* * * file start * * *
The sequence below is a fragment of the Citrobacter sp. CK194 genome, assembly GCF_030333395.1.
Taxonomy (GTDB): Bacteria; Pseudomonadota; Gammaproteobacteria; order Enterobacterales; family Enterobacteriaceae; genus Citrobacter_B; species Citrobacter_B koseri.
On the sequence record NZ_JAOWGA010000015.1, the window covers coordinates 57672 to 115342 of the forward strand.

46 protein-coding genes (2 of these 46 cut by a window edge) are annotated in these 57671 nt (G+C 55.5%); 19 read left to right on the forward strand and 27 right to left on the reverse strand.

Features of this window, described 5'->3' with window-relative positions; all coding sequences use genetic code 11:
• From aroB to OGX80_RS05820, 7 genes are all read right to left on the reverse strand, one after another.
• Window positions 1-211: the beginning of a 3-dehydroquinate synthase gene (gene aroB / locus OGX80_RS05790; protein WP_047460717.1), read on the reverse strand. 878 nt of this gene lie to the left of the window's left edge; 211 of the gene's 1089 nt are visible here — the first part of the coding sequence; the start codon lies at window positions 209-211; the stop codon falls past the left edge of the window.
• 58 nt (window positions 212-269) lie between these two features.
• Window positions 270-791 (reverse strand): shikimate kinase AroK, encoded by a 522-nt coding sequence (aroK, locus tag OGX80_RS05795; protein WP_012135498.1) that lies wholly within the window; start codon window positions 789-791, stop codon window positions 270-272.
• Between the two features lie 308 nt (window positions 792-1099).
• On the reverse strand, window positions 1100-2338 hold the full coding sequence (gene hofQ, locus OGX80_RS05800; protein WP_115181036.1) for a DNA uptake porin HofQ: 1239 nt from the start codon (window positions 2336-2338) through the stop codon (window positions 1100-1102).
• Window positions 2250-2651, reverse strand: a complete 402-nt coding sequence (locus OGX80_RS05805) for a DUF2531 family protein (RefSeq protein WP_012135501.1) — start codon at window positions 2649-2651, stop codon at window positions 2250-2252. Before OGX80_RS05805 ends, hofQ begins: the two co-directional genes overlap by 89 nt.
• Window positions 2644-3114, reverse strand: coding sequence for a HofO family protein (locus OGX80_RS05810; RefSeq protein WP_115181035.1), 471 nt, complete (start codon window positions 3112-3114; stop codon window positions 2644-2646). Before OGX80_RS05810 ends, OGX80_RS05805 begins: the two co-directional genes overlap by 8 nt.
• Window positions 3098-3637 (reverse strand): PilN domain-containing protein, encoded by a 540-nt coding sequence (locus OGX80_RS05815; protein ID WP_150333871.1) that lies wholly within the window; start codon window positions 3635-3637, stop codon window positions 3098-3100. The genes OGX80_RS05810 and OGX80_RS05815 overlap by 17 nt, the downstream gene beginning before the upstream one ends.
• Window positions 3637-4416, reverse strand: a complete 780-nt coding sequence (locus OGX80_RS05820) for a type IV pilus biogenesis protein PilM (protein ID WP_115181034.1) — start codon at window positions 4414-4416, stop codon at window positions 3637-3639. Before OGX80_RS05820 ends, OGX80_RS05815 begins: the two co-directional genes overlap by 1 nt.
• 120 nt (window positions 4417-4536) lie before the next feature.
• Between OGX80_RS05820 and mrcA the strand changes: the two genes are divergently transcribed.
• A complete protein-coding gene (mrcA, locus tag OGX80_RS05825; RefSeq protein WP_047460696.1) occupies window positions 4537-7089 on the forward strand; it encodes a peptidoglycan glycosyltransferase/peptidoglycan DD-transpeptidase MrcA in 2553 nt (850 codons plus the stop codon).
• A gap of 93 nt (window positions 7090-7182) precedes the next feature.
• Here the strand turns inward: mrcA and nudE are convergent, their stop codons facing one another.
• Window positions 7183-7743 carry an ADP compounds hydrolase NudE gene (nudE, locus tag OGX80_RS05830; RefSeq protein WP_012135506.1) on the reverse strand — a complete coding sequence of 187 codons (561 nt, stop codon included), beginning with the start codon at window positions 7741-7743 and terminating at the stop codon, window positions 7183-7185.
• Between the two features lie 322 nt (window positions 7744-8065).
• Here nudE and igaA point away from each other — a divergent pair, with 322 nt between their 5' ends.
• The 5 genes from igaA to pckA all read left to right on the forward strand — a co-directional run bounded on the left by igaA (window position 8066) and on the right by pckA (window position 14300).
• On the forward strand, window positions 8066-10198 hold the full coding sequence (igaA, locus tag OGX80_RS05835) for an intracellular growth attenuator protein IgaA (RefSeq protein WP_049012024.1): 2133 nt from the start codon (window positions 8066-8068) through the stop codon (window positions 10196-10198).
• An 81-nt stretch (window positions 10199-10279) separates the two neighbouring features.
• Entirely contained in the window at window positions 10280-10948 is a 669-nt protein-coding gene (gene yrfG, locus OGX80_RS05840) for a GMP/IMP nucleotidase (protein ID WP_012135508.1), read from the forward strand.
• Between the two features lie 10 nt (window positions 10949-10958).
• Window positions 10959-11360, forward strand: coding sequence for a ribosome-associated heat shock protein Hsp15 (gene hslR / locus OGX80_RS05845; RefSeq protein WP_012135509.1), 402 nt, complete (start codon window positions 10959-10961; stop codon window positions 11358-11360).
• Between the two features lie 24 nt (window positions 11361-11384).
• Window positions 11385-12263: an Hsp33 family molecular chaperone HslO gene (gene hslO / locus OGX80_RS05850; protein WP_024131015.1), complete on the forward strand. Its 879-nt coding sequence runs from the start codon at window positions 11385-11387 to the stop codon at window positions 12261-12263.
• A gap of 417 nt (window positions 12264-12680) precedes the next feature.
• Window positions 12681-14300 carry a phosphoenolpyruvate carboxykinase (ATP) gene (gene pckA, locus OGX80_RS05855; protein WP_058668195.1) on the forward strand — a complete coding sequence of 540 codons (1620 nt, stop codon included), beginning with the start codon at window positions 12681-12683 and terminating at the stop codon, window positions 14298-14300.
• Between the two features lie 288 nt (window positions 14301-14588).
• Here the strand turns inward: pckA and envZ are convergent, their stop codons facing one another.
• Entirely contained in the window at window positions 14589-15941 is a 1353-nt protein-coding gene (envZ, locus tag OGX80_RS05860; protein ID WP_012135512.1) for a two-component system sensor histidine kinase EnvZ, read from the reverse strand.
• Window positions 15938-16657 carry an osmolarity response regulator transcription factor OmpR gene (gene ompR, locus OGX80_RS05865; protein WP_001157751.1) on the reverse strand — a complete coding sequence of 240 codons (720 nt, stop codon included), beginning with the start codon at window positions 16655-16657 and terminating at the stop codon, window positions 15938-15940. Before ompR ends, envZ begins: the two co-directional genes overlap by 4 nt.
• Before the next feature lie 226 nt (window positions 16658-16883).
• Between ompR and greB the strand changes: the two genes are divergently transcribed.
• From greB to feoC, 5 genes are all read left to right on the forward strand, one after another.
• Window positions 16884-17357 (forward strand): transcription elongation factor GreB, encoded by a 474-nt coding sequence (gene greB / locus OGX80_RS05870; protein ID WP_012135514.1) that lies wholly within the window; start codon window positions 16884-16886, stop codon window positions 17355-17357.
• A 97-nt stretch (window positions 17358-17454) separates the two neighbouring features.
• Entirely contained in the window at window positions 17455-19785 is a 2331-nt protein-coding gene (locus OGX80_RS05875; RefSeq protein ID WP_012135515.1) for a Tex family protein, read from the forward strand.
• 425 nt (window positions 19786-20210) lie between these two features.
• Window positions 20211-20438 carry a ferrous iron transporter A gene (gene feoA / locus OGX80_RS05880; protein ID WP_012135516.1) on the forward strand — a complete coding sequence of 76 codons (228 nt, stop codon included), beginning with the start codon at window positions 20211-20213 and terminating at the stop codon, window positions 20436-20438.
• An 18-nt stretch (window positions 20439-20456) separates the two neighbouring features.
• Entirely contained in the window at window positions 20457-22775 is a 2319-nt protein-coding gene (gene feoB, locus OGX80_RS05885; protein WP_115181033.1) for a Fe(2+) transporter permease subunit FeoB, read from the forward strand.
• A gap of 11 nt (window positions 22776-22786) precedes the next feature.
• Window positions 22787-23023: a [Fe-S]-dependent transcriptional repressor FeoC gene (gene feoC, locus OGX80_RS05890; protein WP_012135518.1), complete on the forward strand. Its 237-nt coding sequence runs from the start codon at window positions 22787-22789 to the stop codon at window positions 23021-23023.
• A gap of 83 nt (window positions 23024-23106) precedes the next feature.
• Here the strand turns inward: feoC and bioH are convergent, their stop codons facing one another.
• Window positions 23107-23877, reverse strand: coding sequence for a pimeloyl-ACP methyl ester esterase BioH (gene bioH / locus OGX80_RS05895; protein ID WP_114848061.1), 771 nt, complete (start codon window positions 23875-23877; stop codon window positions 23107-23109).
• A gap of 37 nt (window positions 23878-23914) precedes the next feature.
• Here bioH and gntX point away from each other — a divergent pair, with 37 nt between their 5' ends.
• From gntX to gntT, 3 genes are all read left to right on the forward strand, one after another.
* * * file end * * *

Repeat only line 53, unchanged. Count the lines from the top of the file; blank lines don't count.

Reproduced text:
• A gap of 37 nt (window positions 23878-23914) precedes the next feature.